In the last two years I’ve played over 250 gigs – after only playing about 20 gigs in the 15 years before that in Australia, due to other work commitments. So the last couple of years in Germany have really changed my life in a way I never planned or expected. After the two music tours, I hoped to play a bit more music if I moved here – but the ongoing support of local venues + listeners has been amazing.

I have also developed my own video production business with my German girlfriend – “Legwarmer Productions”.

 You are a singer, a composer, a poet… What is the First? How did you understand what you want to do in your life?

 Thanks for the poet accolade 🙂 The fact is – I want to do too many things in my life – to learn too many things.

I was too rational to follow a career in music as a kid. I had a musician friend say in a studio once: “Matt, what are you going to do with your career? I’m not sure sitting in an office in a few years saying to an employer you ‘specialize in writing sad songs’ will get you far.” He had a point, but more than that I was smart enough to know it’s a lottery + a fashion business most of the time – and if the talented, experienced and older people around me could not make it work as a full time job, I had no hope.

 So in the end I pursued a life as a video editor in Hobart – even working on a series for the Discovery Channel in the USA in my early 20’s. This turned into an all consuming life. There was little time for music and in Hobart, very few live venues to play in either. Then karaoke started becoming popular…and poker machines – both helped put a bullet in the brain of live music.


 How does one song appear?

 Space and time help a bit. I don’t bother trying to hard – it either comes or it doesn’t. There’s no plan. When I was younger I used to write a lot – less so now, but hopefully better songs. Kinda just wait till I have something to say – then often the song knows it before I do.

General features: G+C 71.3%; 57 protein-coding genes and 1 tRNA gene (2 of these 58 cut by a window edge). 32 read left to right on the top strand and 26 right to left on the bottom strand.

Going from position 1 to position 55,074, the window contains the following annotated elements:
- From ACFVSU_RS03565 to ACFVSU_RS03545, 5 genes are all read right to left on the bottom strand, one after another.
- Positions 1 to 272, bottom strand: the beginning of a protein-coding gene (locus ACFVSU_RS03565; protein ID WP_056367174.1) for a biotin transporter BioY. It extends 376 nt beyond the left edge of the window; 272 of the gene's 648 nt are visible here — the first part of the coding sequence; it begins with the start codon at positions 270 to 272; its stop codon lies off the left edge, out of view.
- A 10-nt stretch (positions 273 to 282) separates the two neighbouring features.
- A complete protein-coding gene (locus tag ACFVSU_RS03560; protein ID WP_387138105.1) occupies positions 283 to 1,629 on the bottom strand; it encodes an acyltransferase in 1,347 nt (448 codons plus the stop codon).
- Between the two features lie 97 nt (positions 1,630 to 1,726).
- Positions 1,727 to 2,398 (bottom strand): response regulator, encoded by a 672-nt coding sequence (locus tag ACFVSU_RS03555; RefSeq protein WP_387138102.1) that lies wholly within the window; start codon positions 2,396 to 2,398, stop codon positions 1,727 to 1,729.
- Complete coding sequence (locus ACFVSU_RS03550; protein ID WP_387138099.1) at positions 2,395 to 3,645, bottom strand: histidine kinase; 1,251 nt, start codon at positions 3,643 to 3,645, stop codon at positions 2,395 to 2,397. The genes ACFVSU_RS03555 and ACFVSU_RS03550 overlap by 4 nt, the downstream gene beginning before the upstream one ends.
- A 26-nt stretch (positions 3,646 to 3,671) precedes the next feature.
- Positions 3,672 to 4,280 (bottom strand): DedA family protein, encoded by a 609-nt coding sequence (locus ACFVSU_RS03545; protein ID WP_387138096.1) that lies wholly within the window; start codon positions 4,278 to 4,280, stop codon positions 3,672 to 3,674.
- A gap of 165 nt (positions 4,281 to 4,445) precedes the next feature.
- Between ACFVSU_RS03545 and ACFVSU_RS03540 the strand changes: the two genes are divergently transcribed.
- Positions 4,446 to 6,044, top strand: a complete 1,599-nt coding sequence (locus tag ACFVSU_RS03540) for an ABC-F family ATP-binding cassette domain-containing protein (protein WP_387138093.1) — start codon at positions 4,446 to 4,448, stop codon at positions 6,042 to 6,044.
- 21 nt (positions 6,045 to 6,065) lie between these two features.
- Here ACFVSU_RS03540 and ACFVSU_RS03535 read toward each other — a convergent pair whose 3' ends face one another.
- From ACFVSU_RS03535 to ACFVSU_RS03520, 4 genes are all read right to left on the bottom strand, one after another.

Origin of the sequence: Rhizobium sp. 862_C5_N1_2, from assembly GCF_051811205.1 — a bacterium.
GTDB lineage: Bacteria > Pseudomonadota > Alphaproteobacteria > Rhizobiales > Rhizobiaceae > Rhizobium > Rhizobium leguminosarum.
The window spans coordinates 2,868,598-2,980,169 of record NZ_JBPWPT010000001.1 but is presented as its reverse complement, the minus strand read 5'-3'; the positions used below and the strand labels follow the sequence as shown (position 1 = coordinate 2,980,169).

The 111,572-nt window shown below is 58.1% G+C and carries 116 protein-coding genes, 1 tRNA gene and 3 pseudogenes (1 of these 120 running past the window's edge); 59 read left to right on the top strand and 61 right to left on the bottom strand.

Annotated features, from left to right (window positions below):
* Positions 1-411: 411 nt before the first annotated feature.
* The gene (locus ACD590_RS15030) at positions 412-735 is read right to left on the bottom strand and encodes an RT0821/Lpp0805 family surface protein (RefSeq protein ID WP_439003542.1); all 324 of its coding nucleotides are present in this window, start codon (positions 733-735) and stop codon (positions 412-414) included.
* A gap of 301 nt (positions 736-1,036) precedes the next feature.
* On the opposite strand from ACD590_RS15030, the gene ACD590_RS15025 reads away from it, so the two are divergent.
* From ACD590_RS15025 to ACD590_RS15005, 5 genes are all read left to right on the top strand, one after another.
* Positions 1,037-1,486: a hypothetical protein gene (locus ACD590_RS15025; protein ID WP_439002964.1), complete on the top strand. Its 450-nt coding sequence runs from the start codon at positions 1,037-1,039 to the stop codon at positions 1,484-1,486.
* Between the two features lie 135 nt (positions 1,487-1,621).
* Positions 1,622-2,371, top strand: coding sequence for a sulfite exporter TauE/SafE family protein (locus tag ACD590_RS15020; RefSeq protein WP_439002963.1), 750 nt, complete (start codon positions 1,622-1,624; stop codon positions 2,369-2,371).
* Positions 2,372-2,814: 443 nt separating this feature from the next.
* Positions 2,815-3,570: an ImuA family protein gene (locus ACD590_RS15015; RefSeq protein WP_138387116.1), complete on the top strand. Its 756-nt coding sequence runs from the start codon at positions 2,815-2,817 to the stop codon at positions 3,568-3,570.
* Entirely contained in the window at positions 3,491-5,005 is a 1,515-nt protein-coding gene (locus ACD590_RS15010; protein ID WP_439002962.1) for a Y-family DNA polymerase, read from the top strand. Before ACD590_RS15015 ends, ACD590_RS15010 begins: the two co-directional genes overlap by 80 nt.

I keep feeling I have so many songs no one has ever heard, why try to re-write the same idea again. Playing live and especially recording helps give as sense that ‘someone may hear it’ so that inspires me a bit – otherwise it’s like screaming into the abyss and feels a bit pointless. Just before we started recording “Java Tsunami”, all those years ago, I had some songs selected – but once we rehearsed with the band, the experience triggered something in me – I wrote ‘I Will Not Break You’, dumped a lot of the other songs and found myself writing new tunes with the new energy of the band in my head and heart.

 Bernd Kuhl, Mickie Stickdorn and Matt Charles

Bernd Kuhl, Mickie Stickdorn and Matt Charles

 What makes you sad?

 Considering everyone on the planet is basically made up of the same stuff – it saddens me there is such violent conflict all the time. Arguments are good – I love a good argument – people discussing things and resolving issues – sometimes having to compromise – learning – allowing yourself to see someone else point of view – and if even if you don’t agree, you can still respect their opinion, as much as you’d like them to respect yours. Blowing people up makes it a bit difficult to have a conversation with them.